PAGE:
On multipart metal models you almost always end up with some gaps between the seperate parts. No matter how good you sand, how good you glue, how snugly you fit the parts together. These gaps are even worse than any moldlines and we have to get rid of them. Most time I use green stuff for this task. It´s sticky characteristic is perfect for such kind of gaps. Produce a small sausage out of equally mixed parts blue and yellow.


With a sculpting tool place the putty over the gap, pre-wet your tool with water (otherwise the putty sticks to your tool) and squeeze it into the gap.


Smooth the putty with a wet sculptingtool and ready!


Now it is time for a bath. Soap, warm water and an old (obviously) toothbrush help you to remove all the grease and dust from the miniatures surface which would disturb the priming process later on.


Put your miniatures on a towel our kitchen tissue to let them dry. You can speed up the process with a hairdryer but be careful some materials can bend if getting to hot!


If you aim for a really clean paintjob you can also do the next step as metall models can have a rough surface due to production purposes. I smoothed the surface with some putty juice. Therefore take some Milliput  superfine white and  mix it up and form a ball out of the mixtures. Produce a cavity with a sculpting tool and take an old brush, pre-wet it with some water and produce some putty juice by brushing and swirling the brush inside the cavity.



Use the putty-water solution to brush it over your miniatures. Do it gentle and don´t overdo it as we do not want to destroy any details. Don´t flood any areas of your miniatures if you did so take a brush and remove the mess before it settles down.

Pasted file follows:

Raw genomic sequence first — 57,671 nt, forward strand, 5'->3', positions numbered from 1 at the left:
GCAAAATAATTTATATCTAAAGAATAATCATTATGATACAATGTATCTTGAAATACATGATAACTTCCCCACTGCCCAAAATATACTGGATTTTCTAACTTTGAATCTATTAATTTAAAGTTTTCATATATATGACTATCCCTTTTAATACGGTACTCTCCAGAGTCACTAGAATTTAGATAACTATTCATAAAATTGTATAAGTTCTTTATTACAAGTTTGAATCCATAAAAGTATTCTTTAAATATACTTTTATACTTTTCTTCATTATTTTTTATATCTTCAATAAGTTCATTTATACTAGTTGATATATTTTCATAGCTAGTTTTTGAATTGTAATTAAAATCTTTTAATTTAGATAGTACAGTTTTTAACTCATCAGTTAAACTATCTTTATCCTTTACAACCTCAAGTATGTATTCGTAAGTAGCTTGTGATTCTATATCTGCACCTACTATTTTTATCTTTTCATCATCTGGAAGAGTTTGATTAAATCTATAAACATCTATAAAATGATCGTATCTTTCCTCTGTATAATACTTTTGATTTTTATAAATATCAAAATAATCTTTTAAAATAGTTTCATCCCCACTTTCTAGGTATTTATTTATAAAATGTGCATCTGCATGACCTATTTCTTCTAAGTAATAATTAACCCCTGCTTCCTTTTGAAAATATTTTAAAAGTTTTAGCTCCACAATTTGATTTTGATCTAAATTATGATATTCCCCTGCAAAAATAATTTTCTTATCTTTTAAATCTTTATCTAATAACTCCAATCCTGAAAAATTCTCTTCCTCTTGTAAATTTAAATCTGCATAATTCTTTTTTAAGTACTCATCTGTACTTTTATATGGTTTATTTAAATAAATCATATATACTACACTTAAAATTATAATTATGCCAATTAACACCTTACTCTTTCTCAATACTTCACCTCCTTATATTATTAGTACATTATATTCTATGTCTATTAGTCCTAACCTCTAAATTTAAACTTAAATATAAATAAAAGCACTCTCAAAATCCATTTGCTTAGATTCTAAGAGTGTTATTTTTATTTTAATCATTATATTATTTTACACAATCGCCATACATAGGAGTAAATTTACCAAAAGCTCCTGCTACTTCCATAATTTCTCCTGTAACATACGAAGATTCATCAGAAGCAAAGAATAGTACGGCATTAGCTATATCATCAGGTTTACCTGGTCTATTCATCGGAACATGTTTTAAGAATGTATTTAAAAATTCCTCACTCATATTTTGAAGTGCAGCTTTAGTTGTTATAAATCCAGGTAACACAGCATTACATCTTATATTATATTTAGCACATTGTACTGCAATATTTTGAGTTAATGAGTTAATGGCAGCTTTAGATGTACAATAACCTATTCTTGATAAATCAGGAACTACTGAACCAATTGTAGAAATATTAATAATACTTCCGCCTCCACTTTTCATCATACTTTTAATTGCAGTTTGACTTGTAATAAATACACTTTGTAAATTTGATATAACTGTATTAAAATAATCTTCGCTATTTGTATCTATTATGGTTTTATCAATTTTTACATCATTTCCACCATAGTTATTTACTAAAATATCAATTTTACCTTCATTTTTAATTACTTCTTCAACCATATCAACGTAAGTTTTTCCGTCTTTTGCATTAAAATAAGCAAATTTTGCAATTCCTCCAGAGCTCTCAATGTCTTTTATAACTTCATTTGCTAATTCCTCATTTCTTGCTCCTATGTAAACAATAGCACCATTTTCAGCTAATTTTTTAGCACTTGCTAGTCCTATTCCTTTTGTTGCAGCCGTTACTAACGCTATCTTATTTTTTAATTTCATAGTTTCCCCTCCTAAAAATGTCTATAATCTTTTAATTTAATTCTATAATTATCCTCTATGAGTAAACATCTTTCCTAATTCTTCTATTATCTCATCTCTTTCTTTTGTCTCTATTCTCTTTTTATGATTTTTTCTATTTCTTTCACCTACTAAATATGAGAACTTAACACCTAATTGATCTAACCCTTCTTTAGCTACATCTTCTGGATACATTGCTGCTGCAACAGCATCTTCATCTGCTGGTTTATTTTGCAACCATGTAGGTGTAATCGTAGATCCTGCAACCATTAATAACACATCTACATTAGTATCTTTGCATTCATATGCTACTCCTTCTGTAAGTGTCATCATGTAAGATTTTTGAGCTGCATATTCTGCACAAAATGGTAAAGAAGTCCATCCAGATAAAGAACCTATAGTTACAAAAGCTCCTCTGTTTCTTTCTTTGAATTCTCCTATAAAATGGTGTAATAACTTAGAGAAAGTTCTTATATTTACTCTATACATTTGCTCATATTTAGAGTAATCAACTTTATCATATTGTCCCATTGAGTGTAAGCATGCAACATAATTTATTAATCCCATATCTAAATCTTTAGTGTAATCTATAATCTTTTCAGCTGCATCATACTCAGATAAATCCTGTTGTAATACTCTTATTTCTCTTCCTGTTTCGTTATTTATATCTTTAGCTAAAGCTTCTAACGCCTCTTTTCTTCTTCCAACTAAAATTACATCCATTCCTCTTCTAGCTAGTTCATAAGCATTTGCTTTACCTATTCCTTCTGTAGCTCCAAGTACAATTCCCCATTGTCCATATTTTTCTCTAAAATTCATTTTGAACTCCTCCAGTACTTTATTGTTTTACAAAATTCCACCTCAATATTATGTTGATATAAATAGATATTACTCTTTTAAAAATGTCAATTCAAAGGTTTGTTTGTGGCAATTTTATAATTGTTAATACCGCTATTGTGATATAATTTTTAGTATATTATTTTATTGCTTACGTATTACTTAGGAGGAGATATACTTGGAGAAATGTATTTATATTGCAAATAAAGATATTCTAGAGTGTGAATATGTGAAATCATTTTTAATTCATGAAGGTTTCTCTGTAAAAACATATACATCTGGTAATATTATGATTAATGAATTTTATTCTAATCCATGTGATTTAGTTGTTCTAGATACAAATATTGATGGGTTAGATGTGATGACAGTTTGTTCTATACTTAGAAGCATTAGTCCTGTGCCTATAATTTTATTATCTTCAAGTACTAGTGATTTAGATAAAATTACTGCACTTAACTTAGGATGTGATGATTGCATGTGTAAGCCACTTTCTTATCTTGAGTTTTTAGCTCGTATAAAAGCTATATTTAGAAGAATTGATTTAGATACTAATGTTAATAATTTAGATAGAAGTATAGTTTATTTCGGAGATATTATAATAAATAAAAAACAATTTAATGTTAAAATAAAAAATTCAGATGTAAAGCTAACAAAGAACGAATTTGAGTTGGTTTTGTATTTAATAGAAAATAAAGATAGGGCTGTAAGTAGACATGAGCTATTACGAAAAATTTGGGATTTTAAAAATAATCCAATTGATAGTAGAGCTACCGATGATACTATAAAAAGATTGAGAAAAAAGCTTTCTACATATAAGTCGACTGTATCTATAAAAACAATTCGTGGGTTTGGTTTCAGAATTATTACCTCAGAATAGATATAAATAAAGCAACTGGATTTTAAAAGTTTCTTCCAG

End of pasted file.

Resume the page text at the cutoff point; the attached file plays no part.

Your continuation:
Put your miniatures aside to let the putty cure. This may take several hours. Afterwards you end with something like this.


That´s it for the first part. Quite a lengthy article but it takes some space to put all those steps. As you can see I did some batch preparing as there are also two models that don´t belong to the mercenary box. It is much faster to do a bunch of miniatures…

Part two will recover the priming and basecoating of the miniatures before we kick-off to the actual painting.

So stay tuned,
Scar

Comments are, as always, welcome and appreciated!

Kommentare:

  1. Hi Scar,

    Very cool that this blog gets more and more life! I'm too lazy to place a comment under every article, so I'll take this one. ;-) Very nice painting work all around, I especially like the pieces you invested a bit more time at. The articles are also very helpful, thank you very much for that! Best luck with you blog and keep it up, great work!

    Cheers,
    Bennet

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    1. Hi Bennet,

      thanks for your kind words, this motivates to go on. I will definitely increase the work on the blog in the next time. I had a little holiday break during the last days but the next few days I try to put out new articles. Work on the design is going on also and some things will change here and there to get a nice look to the overall appearance.

      By the way: You should keep going with your sculptings. Your skills are increasing wiht every piece you put out. Like it!

      All the best
      Scar